Science is one thing, wisdom is another. Science is an edged tool, with which men play like children, and cut their own fingers. If you look at the results which science has brought in its train, you will find them to consist almost wholly in elements of mischief. See how much belongs to the word 'Explosion' alone, of which the ancients knew nothing.

It has hitherto seemed that physics comes down heavily on the side of predestination. The quantum theory has entirely removed this bias. Whatever view we may take of free will on philosophical grounds we cannot appeal to physics against it.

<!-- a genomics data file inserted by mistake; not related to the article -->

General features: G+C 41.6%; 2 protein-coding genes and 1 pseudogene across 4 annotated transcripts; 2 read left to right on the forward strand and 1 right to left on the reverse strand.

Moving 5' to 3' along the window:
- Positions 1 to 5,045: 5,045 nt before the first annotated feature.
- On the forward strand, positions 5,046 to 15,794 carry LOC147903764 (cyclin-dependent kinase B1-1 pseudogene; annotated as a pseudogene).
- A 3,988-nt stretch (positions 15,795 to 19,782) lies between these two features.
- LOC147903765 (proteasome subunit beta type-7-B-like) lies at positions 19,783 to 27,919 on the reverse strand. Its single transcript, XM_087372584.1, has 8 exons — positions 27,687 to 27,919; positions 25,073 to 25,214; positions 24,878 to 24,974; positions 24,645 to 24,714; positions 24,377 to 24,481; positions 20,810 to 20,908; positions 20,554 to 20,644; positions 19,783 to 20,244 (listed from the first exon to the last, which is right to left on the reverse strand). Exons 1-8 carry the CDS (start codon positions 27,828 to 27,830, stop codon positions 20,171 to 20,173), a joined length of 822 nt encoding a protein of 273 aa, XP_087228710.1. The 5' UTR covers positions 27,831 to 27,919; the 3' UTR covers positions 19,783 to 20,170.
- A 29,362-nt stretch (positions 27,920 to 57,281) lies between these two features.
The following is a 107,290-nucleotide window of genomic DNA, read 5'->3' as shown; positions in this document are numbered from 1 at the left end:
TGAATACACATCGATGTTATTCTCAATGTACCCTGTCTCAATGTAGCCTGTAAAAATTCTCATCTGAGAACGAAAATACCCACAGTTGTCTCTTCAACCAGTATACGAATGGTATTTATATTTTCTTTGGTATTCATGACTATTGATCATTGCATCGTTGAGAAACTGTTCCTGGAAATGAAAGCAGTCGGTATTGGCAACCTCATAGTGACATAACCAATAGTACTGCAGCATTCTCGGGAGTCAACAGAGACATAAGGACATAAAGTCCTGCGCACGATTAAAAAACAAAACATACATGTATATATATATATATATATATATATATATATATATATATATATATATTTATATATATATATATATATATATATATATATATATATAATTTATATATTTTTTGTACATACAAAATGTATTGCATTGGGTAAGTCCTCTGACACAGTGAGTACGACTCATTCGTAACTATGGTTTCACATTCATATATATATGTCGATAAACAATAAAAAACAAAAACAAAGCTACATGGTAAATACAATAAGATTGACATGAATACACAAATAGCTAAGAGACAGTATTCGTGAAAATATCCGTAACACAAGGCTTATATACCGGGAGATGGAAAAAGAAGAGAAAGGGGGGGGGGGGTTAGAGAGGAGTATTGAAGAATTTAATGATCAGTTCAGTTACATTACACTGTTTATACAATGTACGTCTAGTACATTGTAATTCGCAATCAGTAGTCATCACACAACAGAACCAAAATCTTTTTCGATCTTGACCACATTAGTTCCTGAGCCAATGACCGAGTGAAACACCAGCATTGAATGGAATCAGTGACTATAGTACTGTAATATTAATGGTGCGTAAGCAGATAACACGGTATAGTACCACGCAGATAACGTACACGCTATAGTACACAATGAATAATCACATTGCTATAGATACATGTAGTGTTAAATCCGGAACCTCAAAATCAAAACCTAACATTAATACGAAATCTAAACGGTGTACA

In the mystic sense of the creation around us, in the expression of art, in a yearning towards God, the soul grows upward and finds fulfillment of something implanted in its nature.

I ask you to look both ways. For the road to a knowledge of the stars leads through the atom; and important knowledge of the atom has been reached through the stars.

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Eddington, fully Sir Arthur Stanley Eddington
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British Astrophysicist, Contributed to the Theory of Relativity, The Eddington Limit (luminosity of stars) named in his honor